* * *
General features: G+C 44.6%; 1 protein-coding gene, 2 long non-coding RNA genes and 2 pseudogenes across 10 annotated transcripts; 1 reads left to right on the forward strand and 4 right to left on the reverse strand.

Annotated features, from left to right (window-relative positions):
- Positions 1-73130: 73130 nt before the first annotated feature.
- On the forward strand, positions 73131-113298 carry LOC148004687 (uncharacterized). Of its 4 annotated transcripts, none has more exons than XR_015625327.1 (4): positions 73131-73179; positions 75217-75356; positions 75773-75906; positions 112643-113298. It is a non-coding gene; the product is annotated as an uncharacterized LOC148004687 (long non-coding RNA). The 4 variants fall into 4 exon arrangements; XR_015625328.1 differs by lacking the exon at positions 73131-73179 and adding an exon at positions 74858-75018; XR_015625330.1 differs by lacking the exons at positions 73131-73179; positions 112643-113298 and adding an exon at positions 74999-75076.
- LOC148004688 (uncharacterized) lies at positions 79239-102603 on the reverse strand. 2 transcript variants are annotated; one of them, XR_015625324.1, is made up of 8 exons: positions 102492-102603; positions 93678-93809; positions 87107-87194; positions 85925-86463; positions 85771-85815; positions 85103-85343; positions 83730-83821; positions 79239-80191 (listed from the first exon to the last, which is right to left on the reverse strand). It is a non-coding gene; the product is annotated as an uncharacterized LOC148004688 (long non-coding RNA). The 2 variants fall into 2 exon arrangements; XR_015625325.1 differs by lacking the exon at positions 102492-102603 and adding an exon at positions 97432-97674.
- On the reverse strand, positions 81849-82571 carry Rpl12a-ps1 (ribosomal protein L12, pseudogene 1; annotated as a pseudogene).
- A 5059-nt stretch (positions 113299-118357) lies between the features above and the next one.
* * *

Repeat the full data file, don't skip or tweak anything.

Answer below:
General features: G+C 44.6%; 1 protein-coding gene, 2 long non-coding RNA genes and 2 pseudogenes across 10 annotated transcripts; 1 reads left to right on the forward strand and 4 right to left on the reverse strand.

Annotated features, from left to right (window-relative positions):
- Positions 1-73130: 73130 nt before the first annotated feature.
- On the forward strand, positions 73131-113298 carry LOC148004687 (uncharacterized). Of its 4 annotated transcripts, none has more exons than XR_015625327.1 (4): positions 73131-73179; positions 75217-75356; positions 75773-75906; positions 112643-113298. It is a non-coding gene; the product is annotated as an uncharacterized LOC148004687 (long non-coding RNA). The 4 variants fall into 4 exon arrangements; XR_015625328.1 differs by lacking the exon at positions 73131-73179 and adding an exon at positions 74858-75018; XR_015625330.1 differs by lacking the exons at positions 73131-73179; positions 112643-113298 and adding an exon at positions 74999-75076.
- LOC148004688 (uncharacterized) lies at positions 79239-102603 on the reverse strand. 2 transcript variants are annotated; one of them, XR_015625324.1, is made up of 8 exons: positions 102492-102603; positions 93678-93809; positions 87107-87194; positions 85925-86463; positions 85771-85815; positions 85103-85343; positions 83730-83821; positions 79239-80191 (listed from the first exon to the last, which is right to left on the reverse strand). It is a non-coding gene; the product is annotated as an uncharacterized LOC148004688 (long non-coding RNA). The 2 variants fall into 2 exon arrangements; XR_015625325.1 differs by lacking the exon at positions 102492-102603 and adding an exon at positions 97432-97674.
- On the reverse strand, positions 81849-82571 carry Rpl12a-ps1 (ribosomal protein L12, pseudogene 1; annotated as a pseudogene).
- A 5059-nt stretch (positions 113299-118357) lies between the features above and the next one.